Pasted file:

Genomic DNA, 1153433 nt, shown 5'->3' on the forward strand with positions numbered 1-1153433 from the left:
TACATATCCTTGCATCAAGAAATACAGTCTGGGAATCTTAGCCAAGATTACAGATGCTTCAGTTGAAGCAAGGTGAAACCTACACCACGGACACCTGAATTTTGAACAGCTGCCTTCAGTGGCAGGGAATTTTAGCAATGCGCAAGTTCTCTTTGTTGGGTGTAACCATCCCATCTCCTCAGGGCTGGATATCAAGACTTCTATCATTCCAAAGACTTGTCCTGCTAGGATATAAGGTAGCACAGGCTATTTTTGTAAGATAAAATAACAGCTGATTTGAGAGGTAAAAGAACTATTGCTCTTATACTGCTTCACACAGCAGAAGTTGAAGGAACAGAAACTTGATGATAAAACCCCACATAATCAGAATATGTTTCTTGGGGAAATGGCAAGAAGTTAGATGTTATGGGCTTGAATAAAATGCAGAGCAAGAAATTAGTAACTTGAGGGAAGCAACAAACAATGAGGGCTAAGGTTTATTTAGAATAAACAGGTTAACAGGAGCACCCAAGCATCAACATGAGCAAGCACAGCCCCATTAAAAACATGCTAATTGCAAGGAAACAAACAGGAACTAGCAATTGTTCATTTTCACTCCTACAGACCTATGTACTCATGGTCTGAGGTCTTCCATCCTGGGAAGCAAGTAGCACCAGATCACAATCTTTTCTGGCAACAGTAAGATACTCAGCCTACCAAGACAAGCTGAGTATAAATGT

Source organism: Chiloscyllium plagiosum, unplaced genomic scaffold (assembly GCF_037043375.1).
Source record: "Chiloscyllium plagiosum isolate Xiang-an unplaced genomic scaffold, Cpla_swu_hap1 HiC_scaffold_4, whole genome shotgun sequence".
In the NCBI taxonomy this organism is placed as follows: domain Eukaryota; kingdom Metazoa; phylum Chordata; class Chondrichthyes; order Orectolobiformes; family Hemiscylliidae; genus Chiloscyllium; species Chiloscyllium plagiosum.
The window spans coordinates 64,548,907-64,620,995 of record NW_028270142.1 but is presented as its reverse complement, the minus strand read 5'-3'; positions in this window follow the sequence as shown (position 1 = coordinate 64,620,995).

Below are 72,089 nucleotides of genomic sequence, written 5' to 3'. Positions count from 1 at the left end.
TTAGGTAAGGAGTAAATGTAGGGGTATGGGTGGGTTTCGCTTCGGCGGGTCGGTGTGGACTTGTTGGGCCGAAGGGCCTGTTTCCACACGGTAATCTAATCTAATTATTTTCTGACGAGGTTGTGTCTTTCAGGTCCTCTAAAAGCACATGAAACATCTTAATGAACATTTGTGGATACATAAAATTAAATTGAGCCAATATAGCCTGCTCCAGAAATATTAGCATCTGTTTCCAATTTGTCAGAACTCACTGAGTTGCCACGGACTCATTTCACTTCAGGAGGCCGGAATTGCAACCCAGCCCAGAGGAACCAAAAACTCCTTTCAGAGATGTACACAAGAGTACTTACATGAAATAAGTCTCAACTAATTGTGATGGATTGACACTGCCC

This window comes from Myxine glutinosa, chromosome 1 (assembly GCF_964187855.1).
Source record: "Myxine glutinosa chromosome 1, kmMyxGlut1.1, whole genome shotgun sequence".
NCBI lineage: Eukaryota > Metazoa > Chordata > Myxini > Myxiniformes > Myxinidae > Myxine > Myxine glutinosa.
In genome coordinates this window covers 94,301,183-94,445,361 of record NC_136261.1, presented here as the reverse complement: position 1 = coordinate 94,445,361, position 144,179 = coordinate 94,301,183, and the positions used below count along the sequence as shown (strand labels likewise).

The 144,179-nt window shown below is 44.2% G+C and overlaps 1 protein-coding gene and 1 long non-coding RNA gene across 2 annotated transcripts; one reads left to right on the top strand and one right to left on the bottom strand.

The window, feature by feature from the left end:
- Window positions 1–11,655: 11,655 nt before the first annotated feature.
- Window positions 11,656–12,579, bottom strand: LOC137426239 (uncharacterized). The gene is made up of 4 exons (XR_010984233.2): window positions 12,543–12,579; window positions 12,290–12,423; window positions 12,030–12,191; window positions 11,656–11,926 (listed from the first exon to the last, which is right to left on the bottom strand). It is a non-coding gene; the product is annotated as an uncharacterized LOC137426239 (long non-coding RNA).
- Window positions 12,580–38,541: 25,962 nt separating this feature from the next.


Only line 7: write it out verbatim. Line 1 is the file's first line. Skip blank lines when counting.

Below are 72,089 nucleotides of genomic sequence, written 5' to 3'. Positions count from 1 at the left end.